The guys who get us there are mostly strong time trialists, so they’re super strong to keep me in position. If the team really wanted to dedicate everything to a lead out (as Ettix do) then at least half of the team are strong riders who could do that; but usually we also race with riders for GC.
Learning from the masters
The biggest things are when they go, when they wait, and how they time everything. With different finishes, different numbers of riders and so on that stuff changes all of the time, so they never do the same thing again and again.
Wide roads, technical finishes; it’s hard to pick up things and learn like that, as if you watch one day and then try to replicate the next it just won’t work because everything is different.
Holding your own
I don’t really get intimidated, I guess they’ve been in my shoes before so they know that to get where they are that they had to go elbow to knee with the big sprinters of the day too, so when I do have physical contact I think they completely understand.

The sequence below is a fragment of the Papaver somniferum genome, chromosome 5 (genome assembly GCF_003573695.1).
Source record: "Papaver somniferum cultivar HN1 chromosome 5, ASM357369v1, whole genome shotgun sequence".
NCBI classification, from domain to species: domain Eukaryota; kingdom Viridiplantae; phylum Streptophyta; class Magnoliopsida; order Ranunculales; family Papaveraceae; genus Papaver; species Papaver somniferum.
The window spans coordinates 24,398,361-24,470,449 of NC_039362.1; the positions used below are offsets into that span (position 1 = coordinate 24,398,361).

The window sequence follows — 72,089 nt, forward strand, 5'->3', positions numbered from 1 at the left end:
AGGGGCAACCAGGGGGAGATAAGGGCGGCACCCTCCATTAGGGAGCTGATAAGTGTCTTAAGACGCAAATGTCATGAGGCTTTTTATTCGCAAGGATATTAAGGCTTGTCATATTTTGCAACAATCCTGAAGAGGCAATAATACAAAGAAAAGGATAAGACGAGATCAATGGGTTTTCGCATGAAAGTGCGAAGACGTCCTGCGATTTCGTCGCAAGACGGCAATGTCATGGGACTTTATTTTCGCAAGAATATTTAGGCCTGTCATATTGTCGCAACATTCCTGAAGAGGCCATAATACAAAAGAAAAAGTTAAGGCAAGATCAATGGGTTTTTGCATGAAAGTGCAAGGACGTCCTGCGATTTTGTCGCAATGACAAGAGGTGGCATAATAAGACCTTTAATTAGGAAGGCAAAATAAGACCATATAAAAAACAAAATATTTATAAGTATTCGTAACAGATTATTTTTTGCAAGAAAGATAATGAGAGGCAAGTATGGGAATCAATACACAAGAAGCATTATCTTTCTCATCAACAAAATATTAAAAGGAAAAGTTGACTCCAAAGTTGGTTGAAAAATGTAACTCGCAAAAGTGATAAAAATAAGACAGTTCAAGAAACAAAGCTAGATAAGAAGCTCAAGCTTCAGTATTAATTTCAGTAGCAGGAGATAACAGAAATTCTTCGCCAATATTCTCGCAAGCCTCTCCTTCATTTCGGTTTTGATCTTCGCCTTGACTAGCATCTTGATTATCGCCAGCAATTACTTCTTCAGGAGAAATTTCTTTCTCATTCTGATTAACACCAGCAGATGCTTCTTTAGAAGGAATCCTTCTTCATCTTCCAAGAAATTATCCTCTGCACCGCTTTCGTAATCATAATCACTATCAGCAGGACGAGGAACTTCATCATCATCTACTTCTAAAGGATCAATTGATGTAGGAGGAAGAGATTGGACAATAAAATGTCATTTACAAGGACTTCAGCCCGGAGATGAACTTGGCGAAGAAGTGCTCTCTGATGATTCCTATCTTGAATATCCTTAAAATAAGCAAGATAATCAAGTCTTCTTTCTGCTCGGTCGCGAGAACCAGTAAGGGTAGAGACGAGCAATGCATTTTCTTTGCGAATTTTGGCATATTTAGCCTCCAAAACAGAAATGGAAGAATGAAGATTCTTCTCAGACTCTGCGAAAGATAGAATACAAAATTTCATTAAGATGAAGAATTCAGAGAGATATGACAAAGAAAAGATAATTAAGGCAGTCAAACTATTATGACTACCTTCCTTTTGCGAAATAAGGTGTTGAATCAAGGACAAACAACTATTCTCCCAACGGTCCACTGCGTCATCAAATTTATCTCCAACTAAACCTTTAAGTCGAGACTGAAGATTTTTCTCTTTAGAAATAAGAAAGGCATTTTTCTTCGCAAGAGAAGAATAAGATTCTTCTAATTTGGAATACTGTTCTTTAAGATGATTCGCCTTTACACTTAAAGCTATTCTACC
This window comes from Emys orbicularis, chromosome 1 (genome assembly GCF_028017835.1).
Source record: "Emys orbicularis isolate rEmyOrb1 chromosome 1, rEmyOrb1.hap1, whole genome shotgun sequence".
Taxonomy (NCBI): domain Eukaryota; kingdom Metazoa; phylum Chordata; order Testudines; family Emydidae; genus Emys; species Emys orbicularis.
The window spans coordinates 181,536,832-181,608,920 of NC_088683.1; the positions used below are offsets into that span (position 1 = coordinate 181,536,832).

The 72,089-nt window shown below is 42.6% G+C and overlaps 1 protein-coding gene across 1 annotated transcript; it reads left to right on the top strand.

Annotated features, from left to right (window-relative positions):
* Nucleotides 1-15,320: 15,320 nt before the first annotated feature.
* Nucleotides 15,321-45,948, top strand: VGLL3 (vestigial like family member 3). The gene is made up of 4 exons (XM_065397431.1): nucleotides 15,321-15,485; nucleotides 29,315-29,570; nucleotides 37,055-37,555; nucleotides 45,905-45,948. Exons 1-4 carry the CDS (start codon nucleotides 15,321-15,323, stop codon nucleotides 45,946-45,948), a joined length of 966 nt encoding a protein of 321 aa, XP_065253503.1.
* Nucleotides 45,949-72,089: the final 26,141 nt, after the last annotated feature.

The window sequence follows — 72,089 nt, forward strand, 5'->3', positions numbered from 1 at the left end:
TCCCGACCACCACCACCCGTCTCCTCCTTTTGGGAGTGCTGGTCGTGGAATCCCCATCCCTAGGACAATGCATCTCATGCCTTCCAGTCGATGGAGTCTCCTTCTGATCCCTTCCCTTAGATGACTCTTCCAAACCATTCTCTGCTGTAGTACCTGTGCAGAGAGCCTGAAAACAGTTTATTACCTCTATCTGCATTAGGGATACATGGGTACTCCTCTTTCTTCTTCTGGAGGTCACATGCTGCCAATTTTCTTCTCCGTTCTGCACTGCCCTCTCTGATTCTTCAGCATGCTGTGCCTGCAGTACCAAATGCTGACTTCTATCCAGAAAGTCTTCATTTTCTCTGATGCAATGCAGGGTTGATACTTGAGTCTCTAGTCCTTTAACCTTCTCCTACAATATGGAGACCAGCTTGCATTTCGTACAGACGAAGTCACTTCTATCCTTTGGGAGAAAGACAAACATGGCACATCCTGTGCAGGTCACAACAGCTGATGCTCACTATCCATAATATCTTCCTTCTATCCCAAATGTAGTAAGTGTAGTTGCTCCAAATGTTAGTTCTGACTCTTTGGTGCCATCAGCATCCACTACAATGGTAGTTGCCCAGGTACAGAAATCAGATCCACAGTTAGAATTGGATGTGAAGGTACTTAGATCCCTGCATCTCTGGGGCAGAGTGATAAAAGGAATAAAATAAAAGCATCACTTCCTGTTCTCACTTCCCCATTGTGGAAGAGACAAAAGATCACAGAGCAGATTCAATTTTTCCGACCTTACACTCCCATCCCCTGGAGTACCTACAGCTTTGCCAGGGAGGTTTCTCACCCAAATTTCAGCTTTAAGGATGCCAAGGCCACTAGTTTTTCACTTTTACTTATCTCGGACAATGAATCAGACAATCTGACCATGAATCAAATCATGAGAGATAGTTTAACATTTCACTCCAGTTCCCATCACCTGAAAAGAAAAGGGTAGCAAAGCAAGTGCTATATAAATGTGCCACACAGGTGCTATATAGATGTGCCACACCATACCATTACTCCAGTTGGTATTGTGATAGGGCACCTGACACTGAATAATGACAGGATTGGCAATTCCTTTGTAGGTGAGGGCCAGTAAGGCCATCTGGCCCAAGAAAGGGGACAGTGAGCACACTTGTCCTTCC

You do what you have to do to get into the right position, and that’s sprinting.
I haven’t really clashed physically with the likes of Cav or Greipel yet, and you just don’t barge a rider off his own lead out train – that just isn’t done. It’s more the guys behind them who are fighting for their wheels that you tend to have issues with.
Power to the pedals
Back in Australia, during my base season I did a lot of gym work. But when I moved to Europe that stopped, being the first time that I’ve lived alone in Europe. I’ve been busy setting up my own place and also racing a lot and training on the bike. Once things settle down more I hope to find a good gym and start training there again.
In the off-season I do a lot of dead presses and leg squats, and I do feel that it really helps. The sooner I can start doing that the better – during the season included.
On the bike sharpening